Whereas a man--or any man worth talking to--would take an analogous verbal attack (e.g. "There is no point in talking to men about feelings. You all have an EQ of zero") as a challenge or an excuse to dazzle the attacking woman with his brilliance, women aren't so easily charmed. We have enough people (e.g. Madison Avenue) telling us we're unattractive, unlikeable and stupid without some hoity toity madam adding to the din.

In such situations, we tend to close ranks and say mean things about Ms. I-Prefer-Men, which makes her dislike us all the more, just as it did in the playground 20 or 30 years before.

The horrible irony of the statement "I don't like women, and I much prefer the company of men" is that it does not ingratiate a woman with men any more than it ingratiates her with women. This may come as a horrible shock, but the kind of men who are at all marriageable do not enjoy hearing women decry women. Only men who really dislike women enjoy that, and men who very much dislike women do not usually make exceptions for women who dislike women.

So I would say to those women who love men so much that they wish to be found by them attractive as women to stop saying how much they themselves dislike women. The Blessed Virgin Mary is a woman, and I've yet to meet a devoutly Catholic bachelor who is not head-over-heels in love with her.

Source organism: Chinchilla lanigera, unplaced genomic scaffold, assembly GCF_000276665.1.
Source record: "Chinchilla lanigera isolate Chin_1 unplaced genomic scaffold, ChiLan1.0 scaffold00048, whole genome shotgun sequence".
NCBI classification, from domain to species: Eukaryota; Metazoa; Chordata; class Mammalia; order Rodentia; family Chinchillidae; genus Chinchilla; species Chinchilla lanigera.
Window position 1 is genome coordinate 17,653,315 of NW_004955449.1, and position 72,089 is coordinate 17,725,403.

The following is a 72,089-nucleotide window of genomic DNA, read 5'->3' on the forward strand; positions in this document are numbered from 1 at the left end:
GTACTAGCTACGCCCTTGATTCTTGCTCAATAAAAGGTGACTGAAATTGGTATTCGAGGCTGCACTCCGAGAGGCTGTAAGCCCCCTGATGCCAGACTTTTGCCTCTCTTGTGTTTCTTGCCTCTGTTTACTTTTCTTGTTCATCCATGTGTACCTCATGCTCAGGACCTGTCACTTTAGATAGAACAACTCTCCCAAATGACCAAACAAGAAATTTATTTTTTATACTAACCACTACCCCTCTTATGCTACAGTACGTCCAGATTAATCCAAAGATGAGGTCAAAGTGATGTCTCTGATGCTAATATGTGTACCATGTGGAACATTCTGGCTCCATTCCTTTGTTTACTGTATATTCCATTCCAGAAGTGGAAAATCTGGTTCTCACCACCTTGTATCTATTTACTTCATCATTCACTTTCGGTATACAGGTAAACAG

Update: This was sent to me by a pharmaceutical company's blog, and normally I wouldn't post it, but it happens to be about sunscreen. You know how I love to nag about sunscreen. In winter I wear a MAC tinted moisturizer with SPF 15, and in summer I wear SPF 30 lotion and, if I can find one, a hat. I must buy sunglasses today.


Steve T. said...

Men who go around telling other men that they do not like men and much prefer the company of women, "who have the interesting conversations", overwhelmingly suffer from SSA.

I assume this is not the case for women who do not like women.

Jeffery said...

That is a bit of a broad stroke my good sir, but I suppose you might be onto something. All in all though, it seems that harmony wins on all fronts if you want to go somewhere socially with a man/woman!

Hilary Jane Margaret White said...

Men *are* better, and in very particular ways, not merely "somehow".

Kate P said...

I have been enjoying "Men and Women Are Different" Week, Seraphic. There is a nationally syndicated radio program here in the U.S., the Dennis Prager show, and he has a "Male/Female Hour" that has speakers and callers discussing issues involving, well, pretty much the ones that affect men and women (especially communication)--and it respects and celebrates the differences. I don't get to hear it that often because it's during the workday, but I enjoy it when I do catch it.